- Here are some simple ways to lower your family's chances of getting the coronavirus this fall.
If you’re anything like me, you’ve been obsessively following local and national news updates about the coronavirus for months. Although it’s spread to every continent and almost every country, causing almost 27 million people to become ill and 875,000 deaths — I completely shut out worldwide news coverage around May, when the outlook in most of those counties starting improving, but don’t get me started.
As schools across the country resume in-person learning and Labor Day marks the end of summer holidays — it’s the perfect time to brush up on proactive ways to prevent your family from getting the coronavirus.
The coronavirus is a respiratory illness like the flu. The virus is spread when contaminated droplets from coughs, sneezes, or talking enter mucus tracts like your eyes, nose, and mouth. There is also evidence to support that infection by airborne transmission is possible, and that coronavirus lives on surfaces like stainless steel or plastic for up to three days.
The general consensus is that most people who contract the virus, have mild symptoms, and make a full recovery, life-threatening complications are possible — especially for people with underlying medical conditions or compromised immune systems. There’s been a lot of conflicting opinions from experts about whether children have a lower chance of contracting the virus or if they’re just less likely to have severe symptoms — but with many Americans starting to return to work and venture further from home, it’s more important than ever to practice safety precautions for the safety of our families and others.
Here are 6 ways to minimize your family’s chances of getting the coronavirus, this fall.
Remember the study, I mentioned earlier, that said the coronavirus can live for three days on hard surfaces like stainless steel and plastic? That should be enough to inspire you to do a deep cleaning of your house. Make sure to give special attention to high-traffic areas like your kitchen table and countertops, and wipe them down with bleach or other disenfectants regularly — especially after place packages or grocery bags on them.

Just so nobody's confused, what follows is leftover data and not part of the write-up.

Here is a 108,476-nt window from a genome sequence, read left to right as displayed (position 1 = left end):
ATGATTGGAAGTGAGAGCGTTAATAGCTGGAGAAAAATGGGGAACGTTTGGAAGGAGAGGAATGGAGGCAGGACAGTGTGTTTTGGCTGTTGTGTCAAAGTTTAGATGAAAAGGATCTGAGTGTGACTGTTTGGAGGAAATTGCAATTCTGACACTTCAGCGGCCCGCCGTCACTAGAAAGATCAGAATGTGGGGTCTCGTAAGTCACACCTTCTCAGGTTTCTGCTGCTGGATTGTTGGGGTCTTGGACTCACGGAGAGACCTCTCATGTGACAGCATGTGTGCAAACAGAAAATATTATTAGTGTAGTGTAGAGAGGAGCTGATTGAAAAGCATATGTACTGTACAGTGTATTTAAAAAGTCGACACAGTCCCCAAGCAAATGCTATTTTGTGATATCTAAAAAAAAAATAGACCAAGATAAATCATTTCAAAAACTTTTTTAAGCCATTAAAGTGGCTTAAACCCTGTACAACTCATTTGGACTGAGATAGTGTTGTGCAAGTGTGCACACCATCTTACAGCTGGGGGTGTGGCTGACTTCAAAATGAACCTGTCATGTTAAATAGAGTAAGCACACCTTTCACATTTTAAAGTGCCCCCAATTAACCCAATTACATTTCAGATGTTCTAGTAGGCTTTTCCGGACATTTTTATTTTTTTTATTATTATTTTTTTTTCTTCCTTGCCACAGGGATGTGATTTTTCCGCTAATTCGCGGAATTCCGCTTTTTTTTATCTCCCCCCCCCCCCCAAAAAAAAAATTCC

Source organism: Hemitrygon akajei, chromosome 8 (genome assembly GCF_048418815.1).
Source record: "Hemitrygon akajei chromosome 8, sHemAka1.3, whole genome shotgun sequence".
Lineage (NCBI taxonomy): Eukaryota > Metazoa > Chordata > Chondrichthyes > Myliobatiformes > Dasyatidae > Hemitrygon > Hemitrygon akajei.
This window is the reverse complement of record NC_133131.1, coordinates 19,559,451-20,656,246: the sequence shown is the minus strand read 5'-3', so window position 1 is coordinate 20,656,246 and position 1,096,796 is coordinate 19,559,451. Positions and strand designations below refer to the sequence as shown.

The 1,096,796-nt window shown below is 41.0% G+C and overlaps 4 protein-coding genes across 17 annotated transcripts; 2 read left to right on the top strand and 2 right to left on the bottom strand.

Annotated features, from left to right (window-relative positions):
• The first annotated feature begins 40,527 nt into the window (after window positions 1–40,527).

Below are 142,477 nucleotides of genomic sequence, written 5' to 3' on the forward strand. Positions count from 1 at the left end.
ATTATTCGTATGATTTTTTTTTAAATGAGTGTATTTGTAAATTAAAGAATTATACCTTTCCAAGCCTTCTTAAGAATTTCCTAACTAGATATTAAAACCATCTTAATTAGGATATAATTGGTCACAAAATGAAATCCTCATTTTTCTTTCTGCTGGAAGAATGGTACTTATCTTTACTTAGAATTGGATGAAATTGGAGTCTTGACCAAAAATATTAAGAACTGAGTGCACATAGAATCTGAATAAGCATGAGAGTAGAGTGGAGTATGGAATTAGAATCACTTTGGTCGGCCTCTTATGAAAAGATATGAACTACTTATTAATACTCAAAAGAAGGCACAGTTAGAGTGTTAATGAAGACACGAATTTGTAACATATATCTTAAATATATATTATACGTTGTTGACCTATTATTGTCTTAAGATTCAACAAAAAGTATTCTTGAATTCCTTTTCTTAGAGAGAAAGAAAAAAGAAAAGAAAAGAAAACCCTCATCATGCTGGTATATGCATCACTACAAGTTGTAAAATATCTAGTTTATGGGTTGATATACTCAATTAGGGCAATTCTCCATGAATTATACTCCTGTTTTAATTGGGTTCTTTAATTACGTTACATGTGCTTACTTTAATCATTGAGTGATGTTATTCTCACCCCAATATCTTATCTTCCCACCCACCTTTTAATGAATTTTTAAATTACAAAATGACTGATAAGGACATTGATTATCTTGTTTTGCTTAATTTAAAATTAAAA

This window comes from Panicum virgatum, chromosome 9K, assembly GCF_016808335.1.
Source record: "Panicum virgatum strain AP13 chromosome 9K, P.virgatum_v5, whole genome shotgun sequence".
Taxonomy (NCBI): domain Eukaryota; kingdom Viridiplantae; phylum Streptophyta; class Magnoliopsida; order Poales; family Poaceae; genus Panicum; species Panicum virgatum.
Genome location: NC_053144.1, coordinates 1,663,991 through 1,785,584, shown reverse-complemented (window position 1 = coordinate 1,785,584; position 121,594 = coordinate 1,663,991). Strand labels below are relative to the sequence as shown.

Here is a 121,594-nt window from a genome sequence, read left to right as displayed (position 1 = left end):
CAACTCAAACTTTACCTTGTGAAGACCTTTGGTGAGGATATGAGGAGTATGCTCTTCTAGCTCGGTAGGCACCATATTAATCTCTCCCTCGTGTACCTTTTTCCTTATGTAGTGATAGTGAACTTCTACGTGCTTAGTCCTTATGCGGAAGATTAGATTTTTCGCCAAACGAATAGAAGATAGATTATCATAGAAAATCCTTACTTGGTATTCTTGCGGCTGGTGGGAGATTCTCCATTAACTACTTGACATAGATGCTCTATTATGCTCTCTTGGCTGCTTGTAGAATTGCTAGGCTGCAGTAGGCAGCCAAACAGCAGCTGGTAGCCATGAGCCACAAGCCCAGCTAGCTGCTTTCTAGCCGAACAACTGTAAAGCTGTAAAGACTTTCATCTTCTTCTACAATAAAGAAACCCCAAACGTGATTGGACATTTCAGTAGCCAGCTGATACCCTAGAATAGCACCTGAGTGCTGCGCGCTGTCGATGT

Let’s not over-complicate something simple. Of course, it’s important to teach your brush their teeth and take a bath, but for the sake of the KISS method (keep it simple, silly) the three things you need to go tell your kids right now is:
- Wash your hands often.
2. Don’t touch your face.
3. Don’t put your hands or other things in your mouth.
4. Cough and sneeze into the inside of your elbow or tissue — never your bare hand, because ewwwww.
Got it? Good!
Again, let’s keep it simple.
- Wash your hands often, and carry sanitizers for running errands.
2. Don’t touch your face.
3. Don’t put your hands in your mouth.
4. Cover your damn mouth and nose when you cough or sneeze.
If you’re working from home or homeschooling, and you don’t need to venture out, don’t. Trips to the grocery store and other essential errands are reasonable, but labor day barbeques and bar-hopping can wait.
Maybe an extended quarantine or shelter in place isn’t in the cards for your family like many other essential workers*, or maybe you’ve cut back on your errands and it’s grocery day. Whenever, you venture out in public, please practice social distancing standards. Stay at least six feet away from others, run errands during off-peak hours, and avoid places where large crowds are likely.
*Doctors, nurses, teachers, grocery & pharmacy employees, warehouse/manufacturing/delivery workers, etc — we solute and appreciate you!
Don’t be an idiot. Wear a damn mask. I’ve heard all the arguments against it, but I have yet to hear a good one. The CDC says masks are helpful in preventing the spread of the virus, so just fucking wear one.
For the latest COVID-19 updates, check the CDC website.